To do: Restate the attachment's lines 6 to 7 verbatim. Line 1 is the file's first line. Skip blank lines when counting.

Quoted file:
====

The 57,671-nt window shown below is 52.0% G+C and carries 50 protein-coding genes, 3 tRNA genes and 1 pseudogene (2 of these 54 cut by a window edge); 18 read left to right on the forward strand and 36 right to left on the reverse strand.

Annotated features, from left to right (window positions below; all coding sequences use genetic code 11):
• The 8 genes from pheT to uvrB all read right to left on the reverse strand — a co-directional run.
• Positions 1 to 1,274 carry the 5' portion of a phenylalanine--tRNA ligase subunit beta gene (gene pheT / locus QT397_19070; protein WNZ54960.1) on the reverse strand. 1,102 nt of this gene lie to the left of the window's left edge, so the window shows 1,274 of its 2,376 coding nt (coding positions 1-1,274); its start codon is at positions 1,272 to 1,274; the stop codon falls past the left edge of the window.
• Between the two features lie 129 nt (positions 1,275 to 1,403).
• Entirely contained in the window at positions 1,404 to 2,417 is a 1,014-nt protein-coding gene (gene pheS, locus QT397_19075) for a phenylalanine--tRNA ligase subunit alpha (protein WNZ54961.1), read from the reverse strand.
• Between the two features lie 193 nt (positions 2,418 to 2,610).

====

• Entirely contained in the window at positions 1,404 to 2,417 is a 1,014-nt protein-coding gene (gene pheS, locus QT397_19075) for a phenylalanine--tRNA ligase subunit alpha (protein WNZ54961.1), read from the reverse strand.
• Between the two features lie 193 nt (positions 2,418 to 2,610).